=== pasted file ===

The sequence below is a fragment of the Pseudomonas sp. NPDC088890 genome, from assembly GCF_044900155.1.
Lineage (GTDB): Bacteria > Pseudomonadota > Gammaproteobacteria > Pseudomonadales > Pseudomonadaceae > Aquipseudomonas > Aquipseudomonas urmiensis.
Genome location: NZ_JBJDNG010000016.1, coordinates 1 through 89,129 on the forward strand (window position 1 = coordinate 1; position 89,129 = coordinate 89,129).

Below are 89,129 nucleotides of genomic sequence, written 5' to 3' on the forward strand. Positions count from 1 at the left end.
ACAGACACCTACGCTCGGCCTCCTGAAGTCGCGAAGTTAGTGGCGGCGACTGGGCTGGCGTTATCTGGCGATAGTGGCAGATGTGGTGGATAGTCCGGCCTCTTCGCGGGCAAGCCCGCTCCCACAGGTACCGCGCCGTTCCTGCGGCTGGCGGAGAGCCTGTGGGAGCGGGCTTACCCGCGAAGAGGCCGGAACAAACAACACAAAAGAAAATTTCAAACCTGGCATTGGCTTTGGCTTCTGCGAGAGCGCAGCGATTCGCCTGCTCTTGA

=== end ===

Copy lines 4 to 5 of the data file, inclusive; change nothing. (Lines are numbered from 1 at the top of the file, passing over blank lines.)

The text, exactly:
Below are 89,129 nucleotides of genomic sequence, written 5' to 3' on the forward strand. Positions count from 1 at the left end.
ACAGACACCTACGCTCGGCCTCCTGAAGTCGCGAAGTTAGTGGCGGCGACTGGGCTGGCGTTATCTGGCGATAGTGGCAGATGTGGTGGATAGTCCGGCCTCTTCGCGGGCAAGCCCGCTCCCACAGGTACCGCGCCGTTCCTGCGGCTGGCGGAGAGCCTGTGGGAGCGGGCTTACCCGCGAAGAGGCCGGAACAAACAACACAAAAGAAAATTTCAAACCTGGCATTGGCTTTGGCTTCTGCGAGAGCGCAGCGATTCGCCTGCTCTTGA